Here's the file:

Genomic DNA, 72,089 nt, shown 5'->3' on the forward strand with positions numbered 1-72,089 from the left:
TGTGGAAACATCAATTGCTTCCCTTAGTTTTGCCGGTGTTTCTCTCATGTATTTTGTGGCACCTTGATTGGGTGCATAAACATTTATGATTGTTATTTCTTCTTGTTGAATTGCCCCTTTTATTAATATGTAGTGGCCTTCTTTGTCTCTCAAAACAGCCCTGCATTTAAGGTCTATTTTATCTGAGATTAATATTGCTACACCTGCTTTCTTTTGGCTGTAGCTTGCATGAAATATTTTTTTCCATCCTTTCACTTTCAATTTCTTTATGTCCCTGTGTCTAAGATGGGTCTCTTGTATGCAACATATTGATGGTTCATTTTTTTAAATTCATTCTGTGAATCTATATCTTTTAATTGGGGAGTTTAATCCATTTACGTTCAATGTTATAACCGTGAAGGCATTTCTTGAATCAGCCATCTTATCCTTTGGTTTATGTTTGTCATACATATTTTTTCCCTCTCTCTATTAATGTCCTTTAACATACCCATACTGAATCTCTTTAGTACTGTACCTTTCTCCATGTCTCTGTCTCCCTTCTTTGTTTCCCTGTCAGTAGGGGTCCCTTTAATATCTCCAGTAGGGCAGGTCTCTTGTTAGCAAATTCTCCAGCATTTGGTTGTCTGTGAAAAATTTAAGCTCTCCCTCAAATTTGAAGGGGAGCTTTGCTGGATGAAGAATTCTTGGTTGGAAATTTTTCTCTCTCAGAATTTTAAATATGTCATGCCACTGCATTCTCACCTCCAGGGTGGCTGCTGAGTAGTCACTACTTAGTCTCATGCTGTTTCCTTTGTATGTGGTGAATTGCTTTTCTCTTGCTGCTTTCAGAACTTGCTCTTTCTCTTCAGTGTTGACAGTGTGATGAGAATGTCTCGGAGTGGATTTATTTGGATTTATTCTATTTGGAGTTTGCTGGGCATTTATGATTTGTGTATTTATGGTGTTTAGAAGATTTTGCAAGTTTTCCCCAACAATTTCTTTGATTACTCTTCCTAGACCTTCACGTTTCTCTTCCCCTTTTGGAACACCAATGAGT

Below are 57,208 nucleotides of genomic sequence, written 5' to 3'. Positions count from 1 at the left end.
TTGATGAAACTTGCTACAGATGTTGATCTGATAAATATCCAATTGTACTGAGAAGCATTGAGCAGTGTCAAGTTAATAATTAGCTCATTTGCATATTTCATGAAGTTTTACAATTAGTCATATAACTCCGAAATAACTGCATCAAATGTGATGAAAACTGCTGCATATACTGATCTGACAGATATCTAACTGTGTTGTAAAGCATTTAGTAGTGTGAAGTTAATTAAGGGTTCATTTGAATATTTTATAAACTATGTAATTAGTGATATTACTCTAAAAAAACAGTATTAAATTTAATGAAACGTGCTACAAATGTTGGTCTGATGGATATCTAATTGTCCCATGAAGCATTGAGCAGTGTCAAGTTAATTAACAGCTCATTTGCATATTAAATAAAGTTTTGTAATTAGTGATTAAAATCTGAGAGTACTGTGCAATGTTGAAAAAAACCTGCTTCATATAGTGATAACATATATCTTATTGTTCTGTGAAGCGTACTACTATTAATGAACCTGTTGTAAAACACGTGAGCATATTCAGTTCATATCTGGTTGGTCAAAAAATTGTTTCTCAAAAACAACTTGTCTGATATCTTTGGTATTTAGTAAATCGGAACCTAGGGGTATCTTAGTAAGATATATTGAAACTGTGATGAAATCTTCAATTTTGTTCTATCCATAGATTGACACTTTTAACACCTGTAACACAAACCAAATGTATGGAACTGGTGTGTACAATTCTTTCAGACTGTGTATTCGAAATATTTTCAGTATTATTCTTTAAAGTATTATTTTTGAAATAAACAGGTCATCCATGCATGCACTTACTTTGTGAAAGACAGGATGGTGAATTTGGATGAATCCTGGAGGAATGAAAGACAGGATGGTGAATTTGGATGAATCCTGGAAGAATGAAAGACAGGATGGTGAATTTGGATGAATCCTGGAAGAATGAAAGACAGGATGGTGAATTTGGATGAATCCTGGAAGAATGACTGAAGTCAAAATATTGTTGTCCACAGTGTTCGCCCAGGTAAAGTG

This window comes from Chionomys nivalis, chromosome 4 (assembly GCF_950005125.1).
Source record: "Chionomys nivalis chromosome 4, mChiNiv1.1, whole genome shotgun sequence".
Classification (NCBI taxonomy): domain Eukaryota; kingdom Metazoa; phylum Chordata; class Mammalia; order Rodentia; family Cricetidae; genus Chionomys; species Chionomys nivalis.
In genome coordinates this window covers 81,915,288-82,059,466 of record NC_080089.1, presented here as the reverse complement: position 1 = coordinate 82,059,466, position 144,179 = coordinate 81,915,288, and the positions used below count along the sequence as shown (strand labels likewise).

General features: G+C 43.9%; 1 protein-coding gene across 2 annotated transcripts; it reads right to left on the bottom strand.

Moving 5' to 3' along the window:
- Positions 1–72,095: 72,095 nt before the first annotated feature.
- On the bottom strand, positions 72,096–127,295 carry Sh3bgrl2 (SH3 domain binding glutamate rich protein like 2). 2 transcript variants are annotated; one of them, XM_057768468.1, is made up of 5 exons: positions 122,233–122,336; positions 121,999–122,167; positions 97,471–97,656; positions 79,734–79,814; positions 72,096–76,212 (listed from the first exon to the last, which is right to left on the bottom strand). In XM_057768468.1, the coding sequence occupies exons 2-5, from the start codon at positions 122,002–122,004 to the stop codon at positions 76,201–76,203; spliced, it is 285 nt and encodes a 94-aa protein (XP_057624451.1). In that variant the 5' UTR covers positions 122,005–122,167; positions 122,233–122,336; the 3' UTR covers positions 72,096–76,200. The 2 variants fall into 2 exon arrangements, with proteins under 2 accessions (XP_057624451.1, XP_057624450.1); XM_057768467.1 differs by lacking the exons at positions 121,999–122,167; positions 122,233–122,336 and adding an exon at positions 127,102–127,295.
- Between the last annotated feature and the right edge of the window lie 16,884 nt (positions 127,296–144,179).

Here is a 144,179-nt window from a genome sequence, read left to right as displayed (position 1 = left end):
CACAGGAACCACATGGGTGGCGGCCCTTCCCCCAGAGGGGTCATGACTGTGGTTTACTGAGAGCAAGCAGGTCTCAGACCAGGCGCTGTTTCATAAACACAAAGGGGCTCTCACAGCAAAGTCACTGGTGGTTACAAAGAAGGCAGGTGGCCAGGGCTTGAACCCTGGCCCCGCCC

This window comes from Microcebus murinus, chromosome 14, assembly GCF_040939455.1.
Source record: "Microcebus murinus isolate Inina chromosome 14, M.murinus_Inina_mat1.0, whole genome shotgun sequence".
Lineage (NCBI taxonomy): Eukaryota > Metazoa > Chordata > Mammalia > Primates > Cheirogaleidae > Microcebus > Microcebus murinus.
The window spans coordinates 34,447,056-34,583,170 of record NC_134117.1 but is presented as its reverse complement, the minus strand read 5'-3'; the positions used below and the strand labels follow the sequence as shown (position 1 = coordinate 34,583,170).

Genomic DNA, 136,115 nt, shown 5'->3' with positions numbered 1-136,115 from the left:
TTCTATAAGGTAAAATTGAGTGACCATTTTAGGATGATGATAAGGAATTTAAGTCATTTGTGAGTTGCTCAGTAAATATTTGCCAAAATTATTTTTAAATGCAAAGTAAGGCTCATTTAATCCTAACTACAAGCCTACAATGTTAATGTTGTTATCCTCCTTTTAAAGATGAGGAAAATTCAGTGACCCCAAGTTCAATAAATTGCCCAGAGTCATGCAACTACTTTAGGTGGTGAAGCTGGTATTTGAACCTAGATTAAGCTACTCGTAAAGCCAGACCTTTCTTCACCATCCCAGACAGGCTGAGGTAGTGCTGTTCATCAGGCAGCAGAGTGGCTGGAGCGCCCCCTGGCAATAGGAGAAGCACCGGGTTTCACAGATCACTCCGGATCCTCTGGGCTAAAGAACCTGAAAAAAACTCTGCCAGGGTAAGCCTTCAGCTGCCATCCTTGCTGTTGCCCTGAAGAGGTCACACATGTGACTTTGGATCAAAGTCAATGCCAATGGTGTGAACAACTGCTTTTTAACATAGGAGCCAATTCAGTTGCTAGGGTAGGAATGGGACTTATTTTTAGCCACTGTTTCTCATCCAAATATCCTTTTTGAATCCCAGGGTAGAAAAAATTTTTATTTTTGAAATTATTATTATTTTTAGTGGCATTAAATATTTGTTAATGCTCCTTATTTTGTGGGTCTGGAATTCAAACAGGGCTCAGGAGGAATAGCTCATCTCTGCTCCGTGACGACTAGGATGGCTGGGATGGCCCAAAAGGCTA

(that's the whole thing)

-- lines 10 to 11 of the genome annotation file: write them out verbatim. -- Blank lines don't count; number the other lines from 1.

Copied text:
Moving 5' to 3' along the window:
- Positions 1–72,095: 72,095 nt before the first annotated feature.